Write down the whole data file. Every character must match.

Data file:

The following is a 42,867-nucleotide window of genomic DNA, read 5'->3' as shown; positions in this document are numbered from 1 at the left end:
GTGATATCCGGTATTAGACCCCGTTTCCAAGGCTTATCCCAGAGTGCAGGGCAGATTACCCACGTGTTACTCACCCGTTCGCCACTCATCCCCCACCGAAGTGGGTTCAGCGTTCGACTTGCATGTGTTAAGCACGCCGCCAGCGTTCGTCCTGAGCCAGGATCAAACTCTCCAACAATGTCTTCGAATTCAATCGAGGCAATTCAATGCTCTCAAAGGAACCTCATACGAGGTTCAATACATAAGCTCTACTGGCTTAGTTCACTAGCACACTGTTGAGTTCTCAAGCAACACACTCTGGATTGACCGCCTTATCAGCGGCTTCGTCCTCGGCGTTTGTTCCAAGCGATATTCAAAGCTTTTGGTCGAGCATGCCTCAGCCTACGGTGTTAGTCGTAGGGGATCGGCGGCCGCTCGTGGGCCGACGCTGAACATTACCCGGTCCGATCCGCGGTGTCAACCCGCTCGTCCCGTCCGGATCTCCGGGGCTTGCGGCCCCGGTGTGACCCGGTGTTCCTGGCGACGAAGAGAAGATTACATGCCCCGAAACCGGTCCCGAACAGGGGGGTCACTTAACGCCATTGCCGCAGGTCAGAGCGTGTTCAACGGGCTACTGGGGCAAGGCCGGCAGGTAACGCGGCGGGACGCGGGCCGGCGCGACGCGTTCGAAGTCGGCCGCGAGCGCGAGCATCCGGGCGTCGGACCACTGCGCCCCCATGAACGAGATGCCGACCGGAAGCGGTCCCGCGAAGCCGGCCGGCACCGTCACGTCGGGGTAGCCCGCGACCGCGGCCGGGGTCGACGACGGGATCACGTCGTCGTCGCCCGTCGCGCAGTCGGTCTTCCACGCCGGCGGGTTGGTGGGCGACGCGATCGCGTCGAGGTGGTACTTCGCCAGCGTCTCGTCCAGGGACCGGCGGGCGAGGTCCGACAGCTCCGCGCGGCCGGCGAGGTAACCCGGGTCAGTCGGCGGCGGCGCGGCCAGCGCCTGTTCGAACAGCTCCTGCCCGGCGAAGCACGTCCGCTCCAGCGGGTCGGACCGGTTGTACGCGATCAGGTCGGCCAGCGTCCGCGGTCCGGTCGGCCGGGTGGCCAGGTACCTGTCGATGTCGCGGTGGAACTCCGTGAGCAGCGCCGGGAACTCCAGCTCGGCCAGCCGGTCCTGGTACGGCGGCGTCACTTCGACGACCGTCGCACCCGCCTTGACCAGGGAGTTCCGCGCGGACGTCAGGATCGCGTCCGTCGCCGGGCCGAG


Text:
The following is a 42,867-nucleotide window of genomic DNA, read 5'->3' as shown; positions in this document are numbered from 1 at the left end:
GTGATATCCGGTATTAGACCCCGTTTCCAAGGCTTATCCCAGAGTGCAGGGCAGATTACCCACGTGTTACTCACCCGTTCGCCACTCATCCCCCACCGAAGTGGGTTCAGCGTTCGACTTGCATGTGTTAAGCACGCCGCCAGCGTTCGTCCTGAGCCAGGATCAAACTCTCCAACAATGTCTTCGAATTCAATCGAGGCAATTCAATGCTCTCAAAGGAACCTCATACGAGGTTCAATACATAAGCTCTACTGGCTTAGTTCACTAGCACACTGTTGAGTTCTCAAGCAACACACTCTGGATTGACCGCCTTATCAGCGGCTTCGTCCTCGGCGTTTGTTCCAAGCGATATTCAAAGCTTTTGGTCGAGCATGCCTCAGCCTACGGTGTTAGTCGTAGGGGATCGGCGGCCGCTCGTGGGCCGACGCTGAACATTACCCGGTCCGATCCGCGGTGTCAACCCGCTCGTCCCGTCCGGATCTCCGGGGCTTGCGGCCCCGGTGTGACCCGGTGTTCCTGGCGACGAAGAGAAGATTACATGCCCCGAAACCGGTCCCGAACAGGGGGGTCACTTAACGCCATTGCCGCAGGTCAGAGCGTGTTCAACGGGCTACTGGGGCAAGGCCGGCAGGTAACGCGGCGGGACGCGGGCCGGCGCGACGCGTTCGAAGTCGGCCGCGAGCGCGAGCATCCGGGCGTCGGACCACTGCGCCCCCATGAACGAGATGCCGACCGGAAGCGGTCCCGCGAAGCCGGCCGGCACCGTCACGTCGGGGTAGCCCGCGACCGCGGCCGGGGTCGACGACGGGATCACGTCGTCGTCGCCCGTCGCGCAGTCGGTCTTCCACGCCGGCGGGTTGGTGGGCGACGCGATCGCGTCGAGGTGGTACTTCGCCAGCGTCTCGTCCAGGGACCGGCGGGCGAGGTCCGACAGCTCCGCGCGGCCGGCGAGGTAACCCGGGTCAGTCGGCGGCGGCGCGGCCAGCGCCTGTTCGAACAGCTCCTGCCCGGCGAAGCACGTCCGCTCCAGCGGGTCGGACCGGTTGTACGCGATCAGGTCGGCCAGCGTCCGCGGTCCGGTCGGCCGGGTGGCCAGGTACCTGTCGATGTCGCGGTGGAACTCCGTGAGCAGCGCCGGGAACTCCAGCTCGGCCAGCCGGTCCTGGTACGGCGGCGTCACTTCGACGACCGTCGCACCCGCCTTGACCAGGGAGTTCCGCGCGGACGTCAGGATCGCGTCCGTCGCCGGGCCGAG